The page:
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Logic textbooks advertise that they can teach how to spot a valid argument by its logical form alone. They also boast having collections with the most basic valid argumentative forms people of flesh and blood can use in deductive matters. Think about this for a moment. These are bold statements. If they were accurate, philosophers would be in higher demand than software engineers and no one would be able to make contributions to theoretical physics without ever taking a logic class. Of course, none of that is true. Their basic argumentative forms are nowhere to be seen in real-life argumentation and people will carry on their cognitive business without ever putting their hands on a logic textbook. I believe philosophers overpromise and underdeliver due to a subtle, but profound confusion they make about their own object of study. They take metalogical principles such as hypothetical syllogism for real forms of the arguments that are used in natural language. I try to connect these principles with real-life argumentation by interpreting their ‘premises’ as background assumptions and their ‘conclusions’ as either arguments or categorical assertions. This is not enough to save face for two reasons. First, the arguer’s assumptions should count as additional premises, but they will involve numerous arguments and the resulting formal interpretation will be too cumbersome to be practical. Second, we can’t determine the validity of an argument by formal means except when the conclusion repeats the premise, the premise is contradictory or the conclusion is tautological. These limitations are usually ignored due to the prevalent but questionable assumption that conditionals are connectives and not claims to implication. But conditionals can be elegantly explained as claims to implication in a variety of modal ranges that are all classical in nature. Consequently, the substantial validity of a deductive argument can only be determined in an informal manner and requires an extensive investigation of the nature of the subject. I conclude the article with some observations about the need to rethink the role of logic, its cognitive importance, and its teaching. Logic is important because it allows us to understand the nature of logical consequence and not because it is supposed to be useful for other deductive endeavours. I also make some observations about the need to rethink informal logic. Similarly to baby logic conventions involving formal logic, the textbook fallacies have no uncontroversial corresponding examples in real-life argumentation and are better interpreted as a list of epistemic vices that any honest epistemic agent should avoid. In this sense, informal logic has been misunderstood as a poor cousin of formal logic for decades, when it should be viewed as a speciality of virtue epistemology.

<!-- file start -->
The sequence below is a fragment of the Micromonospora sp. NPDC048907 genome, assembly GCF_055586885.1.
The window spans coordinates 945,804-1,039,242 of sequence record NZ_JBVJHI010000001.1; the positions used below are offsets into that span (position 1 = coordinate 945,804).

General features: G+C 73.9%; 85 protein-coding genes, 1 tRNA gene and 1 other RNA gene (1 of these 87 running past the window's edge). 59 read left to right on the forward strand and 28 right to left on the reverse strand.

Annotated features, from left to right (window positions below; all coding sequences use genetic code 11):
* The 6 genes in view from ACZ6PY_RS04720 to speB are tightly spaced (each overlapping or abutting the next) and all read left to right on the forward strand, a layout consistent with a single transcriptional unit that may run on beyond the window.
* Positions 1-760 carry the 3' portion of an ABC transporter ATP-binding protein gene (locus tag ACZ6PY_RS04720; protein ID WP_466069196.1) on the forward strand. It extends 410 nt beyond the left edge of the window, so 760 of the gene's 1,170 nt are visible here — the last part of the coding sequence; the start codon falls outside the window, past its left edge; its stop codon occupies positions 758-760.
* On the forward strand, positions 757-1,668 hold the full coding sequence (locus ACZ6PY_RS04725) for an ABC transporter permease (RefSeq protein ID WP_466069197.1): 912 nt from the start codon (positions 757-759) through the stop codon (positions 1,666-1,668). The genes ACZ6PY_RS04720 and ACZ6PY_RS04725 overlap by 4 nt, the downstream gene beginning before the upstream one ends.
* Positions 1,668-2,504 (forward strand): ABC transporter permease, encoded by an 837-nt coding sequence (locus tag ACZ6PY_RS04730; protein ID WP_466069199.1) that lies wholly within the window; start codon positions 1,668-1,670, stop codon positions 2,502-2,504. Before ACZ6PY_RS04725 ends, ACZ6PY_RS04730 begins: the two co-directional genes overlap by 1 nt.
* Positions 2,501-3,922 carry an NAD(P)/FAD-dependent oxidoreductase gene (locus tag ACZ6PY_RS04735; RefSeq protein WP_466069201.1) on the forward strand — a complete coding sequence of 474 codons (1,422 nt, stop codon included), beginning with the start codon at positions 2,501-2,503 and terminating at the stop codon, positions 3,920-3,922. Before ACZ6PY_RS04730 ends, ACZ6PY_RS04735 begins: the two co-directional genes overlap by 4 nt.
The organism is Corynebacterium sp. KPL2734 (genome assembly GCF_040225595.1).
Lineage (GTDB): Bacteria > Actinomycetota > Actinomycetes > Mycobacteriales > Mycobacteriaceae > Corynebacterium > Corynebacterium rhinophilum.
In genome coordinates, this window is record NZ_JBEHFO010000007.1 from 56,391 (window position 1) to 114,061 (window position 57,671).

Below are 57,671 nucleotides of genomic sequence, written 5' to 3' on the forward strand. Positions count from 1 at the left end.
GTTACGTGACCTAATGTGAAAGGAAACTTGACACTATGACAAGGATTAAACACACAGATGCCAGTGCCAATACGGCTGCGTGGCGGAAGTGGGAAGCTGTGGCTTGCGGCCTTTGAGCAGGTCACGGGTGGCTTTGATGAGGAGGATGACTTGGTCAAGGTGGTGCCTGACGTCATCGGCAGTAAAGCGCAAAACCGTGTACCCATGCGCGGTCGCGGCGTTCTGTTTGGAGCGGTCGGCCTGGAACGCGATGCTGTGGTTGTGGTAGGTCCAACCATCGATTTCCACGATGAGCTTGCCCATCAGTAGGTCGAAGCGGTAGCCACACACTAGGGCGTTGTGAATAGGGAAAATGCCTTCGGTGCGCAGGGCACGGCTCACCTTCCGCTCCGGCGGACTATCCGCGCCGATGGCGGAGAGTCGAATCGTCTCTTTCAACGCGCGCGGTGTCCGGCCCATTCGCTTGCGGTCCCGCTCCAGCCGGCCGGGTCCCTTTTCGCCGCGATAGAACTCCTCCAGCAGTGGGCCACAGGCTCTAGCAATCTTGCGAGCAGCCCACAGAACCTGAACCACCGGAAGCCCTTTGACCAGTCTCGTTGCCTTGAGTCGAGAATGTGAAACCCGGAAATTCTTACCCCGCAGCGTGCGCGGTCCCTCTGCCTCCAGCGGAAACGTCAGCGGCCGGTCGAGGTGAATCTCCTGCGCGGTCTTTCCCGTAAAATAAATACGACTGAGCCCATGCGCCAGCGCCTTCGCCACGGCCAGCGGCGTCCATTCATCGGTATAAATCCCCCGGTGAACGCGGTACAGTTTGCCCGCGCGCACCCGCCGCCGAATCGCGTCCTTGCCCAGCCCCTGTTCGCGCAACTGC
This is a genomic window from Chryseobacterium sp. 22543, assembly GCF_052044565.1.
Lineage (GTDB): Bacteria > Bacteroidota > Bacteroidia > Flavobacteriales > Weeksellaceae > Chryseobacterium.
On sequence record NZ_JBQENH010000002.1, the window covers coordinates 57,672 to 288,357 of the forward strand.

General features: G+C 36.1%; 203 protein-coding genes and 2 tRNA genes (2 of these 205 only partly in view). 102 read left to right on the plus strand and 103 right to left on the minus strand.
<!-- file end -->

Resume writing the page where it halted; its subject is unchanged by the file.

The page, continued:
Keywords conditionals  informal logic  formal logic  virtue epistemology  implication
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Fallacies and the Evaluation of Reasoning.Maurice A. Finocchiaro - 1981 - American Philosophical Quarterly 18 (1):13 - 22.

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